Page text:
Next-Generation Kick Detection During Connections: Influx Detection at Pumps Stop (IDAPS) Software
- Brian A. Tarr (Shell International Exploration and Production) | Douglas W. Ladendorf (Shell International Exploration and Production) | Diego Sanchez (Shell International Exploration and Production) | George M. Milner (CoVar Applied Technologies)
- Document ID
- Society of Petroleum Engineers
- SPE Drilling & Completion
- Publication Date
- December 2016
- Document Type
- Journal Paper
- 250 - 260
- 2016.Society of Petroleum Engineers
- Kick Detection, Connection Flow-back Monitoring
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- 340 since 2007
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At least 25% of all influx events on deepwater wells occur while making connections, but few deepwater rig contractors use kick-detection alarms to alert the driller during a connection (Fraser et al. 2014; Brakel et al. 2015). Because of the transient-flow characteristics associated with connections, kick detection during connections is the most challenging to automate effectively. The Influx Detection at Pumps Stop (IDAPS) software was developed to provide early warning of abnormal flowback conditions during connections. Available flow-in, flow-out, pit volume, bit depth, and hole-depth real-time data are used as input data. Particular attention was paid to achieving high probability of detection (PD) at low false-alarm rates (FARs) to minimize nuisance alarms, and fast influx-detection times to reduce kick volumes. The use of IDAPS to reliably detect a formation-fluid influx has improved safety, operational efficiency, and driller situational awareness. IDAPS has been deployed in an operator’s real-time operations center for monitoring critical offshore wells since 2014.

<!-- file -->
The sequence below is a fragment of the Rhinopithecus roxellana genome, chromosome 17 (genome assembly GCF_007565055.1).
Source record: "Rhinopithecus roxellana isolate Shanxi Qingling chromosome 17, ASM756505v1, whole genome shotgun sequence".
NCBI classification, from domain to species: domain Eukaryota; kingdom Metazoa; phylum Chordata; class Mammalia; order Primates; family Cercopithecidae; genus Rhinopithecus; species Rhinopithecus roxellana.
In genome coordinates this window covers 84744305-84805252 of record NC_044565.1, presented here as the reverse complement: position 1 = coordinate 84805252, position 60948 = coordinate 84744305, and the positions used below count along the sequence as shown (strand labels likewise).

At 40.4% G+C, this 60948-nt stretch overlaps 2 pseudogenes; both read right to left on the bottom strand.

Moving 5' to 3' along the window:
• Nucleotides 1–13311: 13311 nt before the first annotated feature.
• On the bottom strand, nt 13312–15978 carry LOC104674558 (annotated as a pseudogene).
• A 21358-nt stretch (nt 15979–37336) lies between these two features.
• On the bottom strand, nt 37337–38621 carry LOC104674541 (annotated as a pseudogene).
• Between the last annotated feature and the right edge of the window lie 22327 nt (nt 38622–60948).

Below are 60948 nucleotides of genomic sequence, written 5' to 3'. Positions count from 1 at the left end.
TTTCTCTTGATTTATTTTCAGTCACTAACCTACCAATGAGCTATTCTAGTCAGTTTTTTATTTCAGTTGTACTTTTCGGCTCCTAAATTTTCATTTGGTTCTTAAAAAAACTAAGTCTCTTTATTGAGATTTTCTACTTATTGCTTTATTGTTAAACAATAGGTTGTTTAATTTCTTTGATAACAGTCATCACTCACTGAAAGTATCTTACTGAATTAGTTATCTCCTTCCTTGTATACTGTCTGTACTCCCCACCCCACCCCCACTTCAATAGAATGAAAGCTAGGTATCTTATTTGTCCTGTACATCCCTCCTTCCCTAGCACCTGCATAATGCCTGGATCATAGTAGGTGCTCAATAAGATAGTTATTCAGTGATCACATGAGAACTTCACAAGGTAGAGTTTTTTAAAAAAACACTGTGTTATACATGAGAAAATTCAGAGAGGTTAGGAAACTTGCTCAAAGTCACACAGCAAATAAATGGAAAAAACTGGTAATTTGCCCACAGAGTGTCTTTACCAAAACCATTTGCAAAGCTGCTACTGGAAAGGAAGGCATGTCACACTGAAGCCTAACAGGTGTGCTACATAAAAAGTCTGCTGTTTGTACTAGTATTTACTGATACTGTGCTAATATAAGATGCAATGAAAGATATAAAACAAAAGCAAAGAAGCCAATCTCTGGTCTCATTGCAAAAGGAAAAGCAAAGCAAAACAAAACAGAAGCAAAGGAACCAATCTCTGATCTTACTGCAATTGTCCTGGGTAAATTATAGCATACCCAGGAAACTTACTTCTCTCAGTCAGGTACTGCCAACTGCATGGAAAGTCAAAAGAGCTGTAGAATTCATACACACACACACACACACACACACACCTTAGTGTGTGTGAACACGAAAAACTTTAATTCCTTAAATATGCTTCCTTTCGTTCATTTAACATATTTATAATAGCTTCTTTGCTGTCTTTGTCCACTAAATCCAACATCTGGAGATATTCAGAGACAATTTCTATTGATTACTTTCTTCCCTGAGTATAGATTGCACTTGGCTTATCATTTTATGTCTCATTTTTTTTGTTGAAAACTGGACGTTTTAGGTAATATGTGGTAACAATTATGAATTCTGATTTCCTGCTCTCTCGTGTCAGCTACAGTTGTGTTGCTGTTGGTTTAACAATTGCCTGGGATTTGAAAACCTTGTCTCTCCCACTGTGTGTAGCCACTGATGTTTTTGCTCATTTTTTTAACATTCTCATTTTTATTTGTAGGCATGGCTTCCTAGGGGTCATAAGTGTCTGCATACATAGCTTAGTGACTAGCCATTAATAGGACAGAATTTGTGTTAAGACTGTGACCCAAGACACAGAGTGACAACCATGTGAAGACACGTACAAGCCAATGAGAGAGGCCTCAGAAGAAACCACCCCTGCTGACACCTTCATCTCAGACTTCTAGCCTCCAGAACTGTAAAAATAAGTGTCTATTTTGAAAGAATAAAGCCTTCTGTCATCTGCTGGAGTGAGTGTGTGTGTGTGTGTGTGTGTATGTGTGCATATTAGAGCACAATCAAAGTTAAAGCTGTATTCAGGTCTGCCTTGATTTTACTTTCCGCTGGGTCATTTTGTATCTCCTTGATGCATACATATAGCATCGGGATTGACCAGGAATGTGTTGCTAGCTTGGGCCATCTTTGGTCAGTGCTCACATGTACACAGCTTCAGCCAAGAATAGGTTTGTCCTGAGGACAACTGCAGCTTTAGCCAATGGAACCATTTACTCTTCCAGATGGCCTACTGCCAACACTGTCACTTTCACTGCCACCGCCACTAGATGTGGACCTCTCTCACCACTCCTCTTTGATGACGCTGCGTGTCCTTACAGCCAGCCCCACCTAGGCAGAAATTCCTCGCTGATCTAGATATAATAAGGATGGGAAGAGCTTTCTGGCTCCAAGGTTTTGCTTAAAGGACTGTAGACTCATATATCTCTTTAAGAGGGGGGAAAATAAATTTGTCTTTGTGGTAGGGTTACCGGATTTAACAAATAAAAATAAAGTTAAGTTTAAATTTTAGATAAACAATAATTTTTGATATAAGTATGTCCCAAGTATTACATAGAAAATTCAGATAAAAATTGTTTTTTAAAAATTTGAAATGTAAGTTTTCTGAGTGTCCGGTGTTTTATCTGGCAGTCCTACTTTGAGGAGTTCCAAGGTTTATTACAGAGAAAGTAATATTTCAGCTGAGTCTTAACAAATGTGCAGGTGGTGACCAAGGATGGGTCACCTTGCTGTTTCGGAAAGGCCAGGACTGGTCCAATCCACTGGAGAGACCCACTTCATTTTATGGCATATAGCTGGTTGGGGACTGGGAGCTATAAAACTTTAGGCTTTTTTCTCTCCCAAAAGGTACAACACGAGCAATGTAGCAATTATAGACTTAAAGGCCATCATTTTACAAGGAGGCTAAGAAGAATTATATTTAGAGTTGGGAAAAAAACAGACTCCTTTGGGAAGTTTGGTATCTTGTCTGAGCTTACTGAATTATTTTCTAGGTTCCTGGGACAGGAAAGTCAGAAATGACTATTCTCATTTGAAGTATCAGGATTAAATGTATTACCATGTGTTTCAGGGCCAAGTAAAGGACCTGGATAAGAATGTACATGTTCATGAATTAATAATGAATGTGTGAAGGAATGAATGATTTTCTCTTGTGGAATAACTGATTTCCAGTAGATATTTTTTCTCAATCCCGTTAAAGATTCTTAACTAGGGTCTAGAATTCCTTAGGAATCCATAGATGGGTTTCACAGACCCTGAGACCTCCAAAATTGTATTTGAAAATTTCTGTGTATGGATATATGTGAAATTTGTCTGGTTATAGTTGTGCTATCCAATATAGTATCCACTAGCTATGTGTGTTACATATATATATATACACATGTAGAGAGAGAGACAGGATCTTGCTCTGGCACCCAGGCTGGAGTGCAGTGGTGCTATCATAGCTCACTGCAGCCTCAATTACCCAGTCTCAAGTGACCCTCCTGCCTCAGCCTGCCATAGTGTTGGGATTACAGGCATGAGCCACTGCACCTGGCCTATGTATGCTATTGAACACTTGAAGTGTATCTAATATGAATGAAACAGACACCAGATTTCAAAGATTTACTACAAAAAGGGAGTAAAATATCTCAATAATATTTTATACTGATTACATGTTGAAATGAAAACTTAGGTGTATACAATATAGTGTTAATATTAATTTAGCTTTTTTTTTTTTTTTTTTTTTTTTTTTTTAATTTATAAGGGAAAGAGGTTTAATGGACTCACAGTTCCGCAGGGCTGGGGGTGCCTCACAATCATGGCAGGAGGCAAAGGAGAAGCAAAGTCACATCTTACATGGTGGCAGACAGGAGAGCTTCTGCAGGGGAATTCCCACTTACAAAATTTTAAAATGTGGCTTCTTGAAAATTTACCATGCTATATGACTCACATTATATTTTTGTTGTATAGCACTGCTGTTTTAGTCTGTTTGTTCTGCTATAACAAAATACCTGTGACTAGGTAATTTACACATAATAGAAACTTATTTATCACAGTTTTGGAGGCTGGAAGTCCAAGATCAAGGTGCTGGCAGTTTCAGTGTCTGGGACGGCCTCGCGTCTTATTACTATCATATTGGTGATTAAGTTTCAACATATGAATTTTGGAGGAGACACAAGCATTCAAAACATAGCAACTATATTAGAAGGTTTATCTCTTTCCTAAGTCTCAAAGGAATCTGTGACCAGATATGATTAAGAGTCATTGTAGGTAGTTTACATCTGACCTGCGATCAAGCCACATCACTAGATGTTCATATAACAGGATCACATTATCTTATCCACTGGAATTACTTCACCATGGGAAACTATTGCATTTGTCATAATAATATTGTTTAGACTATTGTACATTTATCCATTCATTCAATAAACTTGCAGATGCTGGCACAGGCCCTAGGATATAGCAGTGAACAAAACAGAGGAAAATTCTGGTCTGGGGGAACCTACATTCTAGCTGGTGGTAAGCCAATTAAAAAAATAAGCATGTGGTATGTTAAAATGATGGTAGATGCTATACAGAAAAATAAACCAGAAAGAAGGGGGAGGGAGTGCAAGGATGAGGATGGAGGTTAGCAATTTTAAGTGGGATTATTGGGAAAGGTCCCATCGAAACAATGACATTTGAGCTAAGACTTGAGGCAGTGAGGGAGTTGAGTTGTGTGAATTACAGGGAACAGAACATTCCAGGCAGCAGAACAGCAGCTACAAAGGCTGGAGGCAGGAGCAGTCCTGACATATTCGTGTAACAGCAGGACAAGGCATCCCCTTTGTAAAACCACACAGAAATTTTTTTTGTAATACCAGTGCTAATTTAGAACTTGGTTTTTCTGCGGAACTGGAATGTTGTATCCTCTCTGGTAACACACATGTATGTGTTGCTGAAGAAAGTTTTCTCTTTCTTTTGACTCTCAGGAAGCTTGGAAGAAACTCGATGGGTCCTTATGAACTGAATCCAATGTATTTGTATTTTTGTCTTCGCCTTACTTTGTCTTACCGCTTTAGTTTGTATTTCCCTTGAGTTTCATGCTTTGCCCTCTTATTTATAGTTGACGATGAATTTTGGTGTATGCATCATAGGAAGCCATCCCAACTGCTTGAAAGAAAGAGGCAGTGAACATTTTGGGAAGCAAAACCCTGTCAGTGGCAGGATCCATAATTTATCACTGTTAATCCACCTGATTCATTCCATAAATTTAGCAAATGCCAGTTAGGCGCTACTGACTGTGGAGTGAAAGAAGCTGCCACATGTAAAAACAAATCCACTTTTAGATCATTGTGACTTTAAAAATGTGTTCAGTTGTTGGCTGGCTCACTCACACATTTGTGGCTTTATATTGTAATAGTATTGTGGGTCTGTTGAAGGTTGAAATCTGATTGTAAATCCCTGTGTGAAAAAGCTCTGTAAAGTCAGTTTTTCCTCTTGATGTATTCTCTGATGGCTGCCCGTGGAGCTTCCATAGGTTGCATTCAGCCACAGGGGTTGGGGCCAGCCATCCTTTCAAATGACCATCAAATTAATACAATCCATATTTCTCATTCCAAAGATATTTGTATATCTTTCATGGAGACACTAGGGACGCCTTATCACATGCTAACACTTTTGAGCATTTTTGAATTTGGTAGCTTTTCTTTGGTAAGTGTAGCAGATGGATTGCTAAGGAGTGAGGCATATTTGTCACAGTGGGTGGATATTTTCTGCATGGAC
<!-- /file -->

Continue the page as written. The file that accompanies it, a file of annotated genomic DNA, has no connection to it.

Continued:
During IDAPS operation, pumps-off occurrences are automatically detected from the ramp-down of pump strokes, and saved as unique events. Machine-learning algorithms are applied to recent pumps-off event flow-out and pit-volume data patterns to adaptively calculate limits for “normal” events. The adaptive nature of these limits allows IDAPS processing to adjust to changes such as increasing hole depth. Each new pumps-off event is evaluated in real-time, and statistically meaningful deviations from the recent“normal” limits generate corresponding possible influx notifications at one of four confidence levels (low, medium, high, and confirmed). In addition, on the basis of data-pattern-recognition algorithms, the software detects and notifies the user of circulation-system data-validity issues that could otherwise impair influx-detection performance [e.g., a malfunctioning flow sensor (including sticking of the commonly used flow-out paddle-style flow sensor)], inconsistent pit volume gains, and others. Overlay plots of current and historical flow and pit-volume data have been shown to be valuable in significantly reducing the time required by the user to validate anomalous pumps-off event data automatically identified by IDAPS.
On the basis of an extensive validation process, that included more than 1,300 historical pumps-off events, the demonstrated FAR for IDAPS was 1 per 195 connections with a 100% influx detection rate, with an associated confirmed influx-detection time as fast as 84 seconds after pumps stopped.
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